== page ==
Tag: Caleb Landry Jones

The Florida Project

When I think of Florida, I rarely think of projects. I usually just think of Ponce De Leon, Disney World, Recounts, and Flo Rida.

And it turns out that The Florida Project wants me to think about Disney World, as apparently Disney World was first called The Florida Project in initial design phases.

This movie is brought to us by Sean Barker, who famously brought us Tangerine by filming the whole things on iPhones. Don’t worry, this film is filmed with traditional cameras. Well, except the ending, that one was filmed on iPhones for legal reasons.

Legal reasons like how creepy it would be if he filmed a whole movie on his phone of 6 year olds.

Welcome to the Magic Castle! which is just a motel in Kissimmee, Florida, right outside of Disney World! It is a cheap place, but it relies mostly on tourists who doesn’t want to stay in the fancier hotels in order to save money. And at this motel lives a girl Moonee (Brooklynn Prince). Yes that is right, I said lives. She lives in a single room with her mother (Bria Vinaite). They get around the rules by leaving the motel once a month to go to another hotel, so they aren’t officially “living there” like a lot of people at this same motel.

Her mom is in a rough place, being a young single mother. She has no discernible skills, outside of slightly good looks, but she has still been recently fired from the club she worked at. Now they have to rely on more handouts, borrowing more money from friends, and scamming tourists in order to survive. If necessary, she also will have to resort to selling her body.

In order to not go insane, six year old Moonee basically has free control over her life. She can wander around the city, across the various motels with her friend Scooty (Christopher Rivera) and new friend, Jancey (Valeria Cotto). They like to pray pranks and be general nuisances on the public. Moonee has close to no filter, and will yell and scream if necessary. She doesn’t fully understand the problems her mom has to deal with, but she doesn’t care as long as she can continue on her free spirited ways.

Also featuring Willem Dafoe as the most considerate motel manager I have ever seen. And also Caleb Landry Jones, Mela Murder, and Macon Blair.

Really he is just everyone’s dad in this movie. All of them.

The Florida Project gives a unique look at what I have to imagine is a real subculture of people, not just in Florida, but around the world. Families who are practically homeless and living in cheap motels with reasonable managers turning a blind eye every day. A lot of the better aspects is just watching how these people live, what they do with their spare time and their justifications for their actions.

It is clear watching this why children put through these measures would grow up to be unreasonable entitled individuals. The kind who take handouts while voting Republican thanks to the American dream. The kind who end up in prison systems because they never had a fair shot of growing up in a good environment.

And the kids are just so realistic, kids being kids, running around, causing trouble, being inquisitive creatures that are learning on the streets. I can’t imagine those actor kids are actually that shitty, so they are actually acting on some level and they do their own impressive performance. Dafoe in this movie is probably his least likely role ever. A caring man, who has patience, and empathy in others. That is not normal for Dafoe’s choice of roles. It was so bizarre given the actor, and it is likely to earn him nominations at the same time.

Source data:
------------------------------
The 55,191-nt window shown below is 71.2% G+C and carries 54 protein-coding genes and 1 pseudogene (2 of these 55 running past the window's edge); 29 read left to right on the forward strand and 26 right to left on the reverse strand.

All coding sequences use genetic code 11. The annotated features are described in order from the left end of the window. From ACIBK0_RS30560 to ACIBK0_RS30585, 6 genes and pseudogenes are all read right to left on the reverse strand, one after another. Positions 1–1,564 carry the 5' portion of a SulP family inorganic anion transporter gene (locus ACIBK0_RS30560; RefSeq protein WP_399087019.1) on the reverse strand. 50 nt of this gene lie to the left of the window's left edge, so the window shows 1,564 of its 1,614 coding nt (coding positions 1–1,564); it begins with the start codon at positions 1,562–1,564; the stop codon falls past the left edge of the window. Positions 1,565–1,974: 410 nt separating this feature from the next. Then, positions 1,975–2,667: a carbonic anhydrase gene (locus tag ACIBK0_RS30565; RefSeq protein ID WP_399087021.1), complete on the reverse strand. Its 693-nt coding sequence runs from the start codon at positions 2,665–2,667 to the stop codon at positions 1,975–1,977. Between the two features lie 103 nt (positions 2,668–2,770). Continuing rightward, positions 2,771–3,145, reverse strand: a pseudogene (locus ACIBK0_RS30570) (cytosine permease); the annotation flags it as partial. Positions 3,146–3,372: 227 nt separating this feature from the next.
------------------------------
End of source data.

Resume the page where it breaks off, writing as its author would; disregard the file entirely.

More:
The Florida Project is quirky, but faithful to the people whose story it tells. It is not a group of wholesome people, but they are not villains either. It does a great job of toeing the line. The only thing I’d really want is a better conclusion and more information on what happens after the credits role.

3 out of 4.

Three Billboards Outside Ebbing, Missouri

I try my best to avoid most trailers for films, but I give myself some exceptions. I will watch a real teaser trailer occasionally, as they are the ones who don’t spoil the whole thing. Teaser trailers especially for superhero films or Pixar/Disney stuff, even though some of the teasers are downright terrible.

But sometimes a film comes along with such a unique name, that I just need to know what it is about, right away. I will watch it right away, intrigued, which is what a movie title should do. Unlike every other film I review this week after this movie, because all of their titles are shit, regardless of film quality.

Only some offense meant for the films this week that I won’t name. Back to this title. Three Billboards Outside Ebbing, Missouri just grabs the viewer by the balls and tells them to get ready for a very fucking specific story.

Even better, despite being an original story, it might have been inspired by a true event. In Minnesota last year, a citizen took out a billboard calling out the sheriff with vulgar language. If you read a news article, it seems like a completely bull shit story, so who cares about that guy. But when I saw it in person I had my wife look it up on her phone (I was driving) because the gossip just had to be too good.

Again, a shit story, but it felt juicy, so I am glad to see this film do something much better with the concept.

And I will only show you one of the billboards in this review, neener neener.

Mildred (Frances McDormand) has a problem. A problem letting go and moving on with her life, after her dad was found dead, burned alive, after being raped. A heinous, terrible crime, and honestly, it makes sense for her to not get over it. Her daughter was still a teenager and they are in such a small town, it is inexcusable and unprecedented for this to have happened.

But what is even worse, in her mind, is that the local police force seems to have given up on finding the killer. She hasn’t heard from them in 8 months and she is rightfully pissed off. So she spends most of her savings on renting out three billboards near her home, ones that have been seemingly forgotten about, to call out the local Sheriff (Woody Harrelson).